The morning is dark and brooding. Thick clouds hang overhead, obscuring the sun. Nazima Khatun, 14, nevertheless lays out her Class VII textbooks on a sheet of tin, hoping the gentle breeze will dry them before the next spell of rain arrives. Nearby, her mother, Shahsida Khatun, is washing a muddy wooden table by the side of the road that has been their home for the past few days ever since they were forced to evacuate their flooded homes in Phakuli village of Assam’s Nagaon district.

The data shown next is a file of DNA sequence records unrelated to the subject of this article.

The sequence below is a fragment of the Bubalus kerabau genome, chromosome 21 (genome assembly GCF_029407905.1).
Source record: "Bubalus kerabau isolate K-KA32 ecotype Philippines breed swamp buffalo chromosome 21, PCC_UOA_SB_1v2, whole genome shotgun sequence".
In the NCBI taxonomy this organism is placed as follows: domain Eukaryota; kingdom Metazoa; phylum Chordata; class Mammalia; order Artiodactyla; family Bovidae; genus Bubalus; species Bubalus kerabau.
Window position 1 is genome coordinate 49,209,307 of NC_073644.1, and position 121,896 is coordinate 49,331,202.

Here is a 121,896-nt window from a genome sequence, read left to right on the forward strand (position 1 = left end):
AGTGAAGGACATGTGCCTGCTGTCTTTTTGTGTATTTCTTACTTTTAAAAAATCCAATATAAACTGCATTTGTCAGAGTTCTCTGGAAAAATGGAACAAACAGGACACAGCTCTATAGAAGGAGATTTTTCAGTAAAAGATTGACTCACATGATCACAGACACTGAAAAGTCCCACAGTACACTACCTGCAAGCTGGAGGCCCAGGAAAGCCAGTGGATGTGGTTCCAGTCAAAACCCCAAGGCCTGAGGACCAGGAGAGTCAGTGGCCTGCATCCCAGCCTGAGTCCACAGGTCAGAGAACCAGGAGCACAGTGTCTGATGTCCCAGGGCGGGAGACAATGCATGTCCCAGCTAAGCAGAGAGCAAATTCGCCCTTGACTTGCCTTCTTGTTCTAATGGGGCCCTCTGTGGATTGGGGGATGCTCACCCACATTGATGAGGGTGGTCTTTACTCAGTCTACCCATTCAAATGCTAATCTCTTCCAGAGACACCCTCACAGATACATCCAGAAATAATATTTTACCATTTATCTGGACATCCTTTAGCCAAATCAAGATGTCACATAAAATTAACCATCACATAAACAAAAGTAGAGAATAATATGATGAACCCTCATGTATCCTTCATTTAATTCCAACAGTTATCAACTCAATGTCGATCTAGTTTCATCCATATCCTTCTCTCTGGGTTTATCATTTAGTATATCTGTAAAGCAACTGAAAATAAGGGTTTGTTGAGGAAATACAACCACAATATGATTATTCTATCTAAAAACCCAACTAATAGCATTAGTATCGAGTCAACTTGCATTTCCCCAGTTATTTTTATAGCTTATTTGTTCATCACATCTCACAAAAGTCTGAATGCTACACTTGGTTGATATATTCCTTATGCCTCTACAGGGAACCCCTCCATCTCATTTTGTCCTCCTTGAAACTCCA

The road, on a higher elevation in the low-lying agricultural landscape, is now home to hundreds of people from several villages in the area, hit by one of the most devastating floods in recent times. Under plastic sheets strung on bamboo poles, sleepless mothers try to lull hungry babies to sleep. Cows strain on their leashes as they seek to break free. At night, Nazima and her mother take shelter at the nearest school that has been turned into a relief camp, about a kilometre from where her house used to be. They share a room with more than 40 people; more than 411 people are in the camp.